We are living in the emotional marketing and storytelling era, where we present every bit of information as a story. The reason? Stories are interesting, memorable, and emotional. They stay in people’s minds for a long time, which is exactly what you want to achieve: memorability. As any marketer will tell you, memorability is key for a successful branding strategy.
But What is Branding?
Let’s see how The Business Dictionary defines it:
Branding is the process involved in creating a unique name and image for a product in the consumers’ mind, mainly through advertising campaigns with a consistent theme. Branding aims to establish a significant and differentiated presence in the market that attracts and retains loyal customers.The Business Dictionary
Emotional branding, then, creates a unique image for a company or brand by appealing to the customers’ feelings, ego, subconscious, and emotional needs. Take a look at the ad below: what does it make you feel? Whatever your answer is, those are the emotions you will associate with LEGO after being exposed to this ad.
Emotional Marketing and Culture
According to a recent psychological study, “emotions are cultural phenomena because we learn to have them in a cultural way.” This is one of the reasons why, for example, the interpretation of emoji varies from one culture to another. Batja Mesquita, a pioneer in cultural psychology, has been researching the role of culture in our emotional lives for decades. This is what she has to say about it:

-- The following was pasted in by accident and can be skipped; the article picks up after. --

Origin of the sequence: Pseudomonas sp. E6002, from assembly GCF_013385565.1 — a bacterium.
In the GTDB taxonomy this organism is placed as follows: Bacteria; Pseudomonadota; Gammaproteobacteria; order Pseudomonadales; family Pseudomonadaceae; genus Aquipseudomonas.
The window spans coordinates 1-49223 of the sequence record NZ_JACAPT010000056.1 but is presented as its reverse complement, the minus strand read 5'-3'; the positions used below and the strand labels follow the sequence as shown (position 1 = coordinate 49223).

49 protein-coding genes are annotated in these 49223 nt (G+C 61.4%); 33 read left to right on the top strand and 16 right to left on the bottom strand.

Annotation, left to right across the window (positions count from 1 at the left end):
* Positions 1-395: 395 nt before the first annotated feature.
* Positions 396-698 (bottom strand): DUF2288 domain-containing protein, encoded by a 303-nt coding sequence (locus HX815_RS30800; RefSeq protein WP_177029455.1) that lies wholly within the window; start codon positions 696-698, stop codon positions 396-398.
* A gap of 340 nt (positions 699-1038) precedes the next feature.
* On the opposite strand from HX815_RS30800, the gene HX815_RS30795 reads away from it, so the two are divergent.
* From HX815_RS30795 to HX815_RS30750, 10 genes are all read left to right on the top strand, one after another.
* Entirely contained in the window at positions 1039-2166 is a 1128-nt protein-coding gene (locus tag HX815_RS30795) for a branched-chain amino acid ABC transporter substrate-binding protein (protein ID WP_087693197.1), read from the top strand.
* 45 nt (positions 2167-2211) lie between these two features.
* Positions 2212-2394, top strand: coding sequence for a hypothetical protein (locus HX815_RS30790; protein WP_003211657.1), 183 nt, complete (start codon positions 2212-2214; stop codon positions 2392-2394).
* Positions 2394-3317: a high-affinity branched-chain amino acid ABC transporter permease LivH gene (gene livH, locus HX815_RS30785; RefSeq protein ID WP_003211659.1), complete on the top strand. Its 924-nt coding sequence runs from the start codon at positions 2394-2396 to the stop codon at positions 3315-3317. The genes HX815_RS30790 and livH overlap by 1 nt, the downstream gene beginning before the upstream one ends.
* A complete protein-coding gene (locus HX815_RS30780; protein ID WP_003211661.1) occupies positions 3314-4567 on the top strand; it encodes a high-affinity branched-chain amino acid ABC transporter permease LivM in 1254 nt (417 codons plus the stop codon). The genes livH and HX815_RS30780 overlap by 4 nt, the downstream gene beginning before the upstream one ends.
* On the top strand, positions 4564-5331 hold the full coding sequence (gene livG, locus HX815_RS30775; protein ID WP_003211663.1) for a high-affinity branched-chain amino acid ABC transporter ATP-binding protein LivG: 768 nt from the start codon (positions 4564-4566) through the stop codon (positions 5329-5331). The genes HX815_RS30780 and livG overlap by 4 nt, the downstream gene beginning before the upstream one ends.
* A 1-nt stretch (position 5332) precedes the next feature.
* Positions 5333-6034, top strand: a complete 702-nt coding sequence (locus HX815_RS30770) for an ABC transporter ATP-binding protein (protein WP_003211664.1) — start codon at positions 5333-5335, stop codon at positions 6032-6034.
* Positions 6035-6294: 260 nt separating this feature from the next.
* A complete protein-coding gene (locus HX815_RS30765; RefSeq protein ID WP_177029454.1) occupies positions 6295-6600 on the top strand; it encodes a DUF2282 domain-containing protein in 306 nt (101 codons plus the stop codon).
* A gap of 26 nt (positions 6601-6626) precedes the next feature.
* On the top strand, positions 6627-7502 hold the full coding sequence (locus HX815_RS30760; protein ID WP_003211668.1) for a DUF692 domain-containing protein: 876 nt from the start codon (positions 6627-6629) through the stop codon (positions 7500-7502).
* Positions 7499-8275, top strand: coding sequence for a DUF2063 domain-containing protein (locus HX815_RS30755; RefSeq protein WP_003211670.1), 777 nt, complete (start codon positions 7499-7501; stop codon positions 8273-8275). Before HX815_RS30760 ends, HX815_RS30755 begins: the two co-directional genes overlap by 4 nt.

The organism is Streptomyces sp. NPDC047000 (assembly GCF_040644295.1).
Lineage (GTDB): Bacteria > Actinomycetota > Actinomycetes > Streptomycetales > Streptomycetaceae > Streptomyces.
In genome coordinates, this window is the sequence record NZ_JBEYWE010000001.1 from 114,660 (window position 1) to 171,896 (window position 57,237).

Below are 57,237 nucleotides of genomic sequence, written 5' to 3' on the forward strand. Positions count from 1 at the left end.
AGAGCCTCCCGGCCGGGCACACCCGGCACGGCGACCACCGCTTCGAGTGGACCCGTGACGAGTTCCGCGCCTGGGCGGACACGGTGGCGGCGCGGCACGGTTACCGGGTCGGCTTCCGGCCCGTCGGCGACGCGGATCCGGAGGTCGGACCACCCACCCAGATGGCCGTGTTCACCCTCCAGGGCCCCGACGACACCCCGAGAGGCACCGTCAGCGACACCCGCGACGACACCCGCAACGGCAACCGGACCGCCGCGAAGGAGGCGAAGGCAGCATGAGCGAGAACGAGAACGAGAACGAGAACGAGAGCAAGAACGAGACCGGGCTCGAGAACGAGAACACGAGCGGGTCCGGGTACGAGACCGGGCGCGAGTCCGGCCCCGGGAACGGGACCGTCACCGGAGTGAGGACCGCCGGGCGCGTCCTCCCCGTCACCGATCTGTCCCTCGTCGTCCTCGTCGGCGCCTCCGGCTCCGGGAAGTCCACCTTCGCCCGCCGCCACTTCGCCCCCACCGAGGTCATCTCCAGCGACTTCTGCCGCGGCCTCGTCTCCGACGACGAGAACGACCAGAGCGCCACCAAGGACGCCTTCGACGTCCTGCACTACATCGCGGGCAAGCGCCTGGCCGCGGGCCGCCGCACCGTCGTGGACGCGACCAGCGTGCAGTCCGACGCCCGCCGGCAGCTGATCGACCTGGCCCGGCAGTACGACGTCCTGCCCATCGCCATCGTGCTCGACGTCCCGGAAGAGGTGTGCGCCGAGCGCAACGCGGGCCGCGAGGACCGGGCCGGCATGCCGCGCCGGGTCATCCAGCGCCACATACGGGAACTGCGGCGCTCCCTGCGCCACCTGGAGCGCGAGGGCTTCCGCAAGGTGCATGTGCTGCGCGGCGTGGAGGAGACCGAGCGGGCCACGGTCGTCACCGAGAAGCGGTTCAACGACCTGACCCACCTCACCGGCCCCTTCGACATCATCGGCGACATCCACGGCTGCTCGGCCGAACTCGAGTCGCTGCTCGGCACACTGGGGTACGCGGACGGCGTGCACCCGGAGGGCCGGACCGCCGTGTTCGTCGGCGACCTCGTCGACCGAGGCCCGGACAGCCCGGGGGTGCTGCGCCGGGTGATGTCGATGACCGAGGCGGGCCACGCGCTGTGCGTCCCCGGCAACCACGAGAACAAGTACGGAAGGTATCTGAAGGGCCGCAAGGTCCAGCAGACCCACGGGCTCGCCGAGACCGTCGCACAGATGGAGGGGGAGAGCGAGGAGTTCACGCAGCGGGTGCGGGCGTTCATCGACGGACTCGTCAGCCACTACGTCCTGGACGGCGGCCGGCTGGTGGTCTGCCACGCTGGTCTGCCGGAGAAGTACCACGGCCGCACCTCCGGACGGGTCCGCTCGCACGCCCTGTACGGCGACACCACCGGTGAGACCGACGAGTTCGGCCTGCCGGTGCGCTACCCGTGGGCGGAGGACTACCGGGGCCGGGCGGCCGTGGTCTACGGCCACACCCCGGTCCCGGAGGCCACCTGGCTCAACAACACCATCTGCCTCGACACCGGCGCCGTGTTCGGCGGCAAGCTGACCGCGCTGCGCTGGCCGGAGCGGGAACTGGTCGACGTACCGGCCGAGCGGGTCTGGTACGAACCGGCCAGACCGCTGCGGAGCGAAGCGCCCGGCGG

We don’t really know discrete emotions when we are born; we only distinguish between pleasant and unpleasant. In interacting with others, we learn to categorize and experience emotions in certain ways. People in different cultures acquire different emotions. For example, people in many Western contexts may think of shame as a bad emotion. But shame is considered a good emotion in other cultures—it is in one category with modesty and embarrassment and these feelings show that you have propriety, that you know your place in the world.Psychology Today
Consequently, for emotional marketing to be successful in appealing to a global audience, it needs adaptation to each particular culture.
The Role of Localisation
As we’ve explained in one of our recent blog posts, localisation involves translation but also goes one step further. Localisation involves translating the source content in such a way that it takes into account the target culture. In other words, localisation professionals adapt content for local consumption. The purpose is to make it resonate in the target audience.
If you need guidance on the best localisation strategy for your business, just let us know!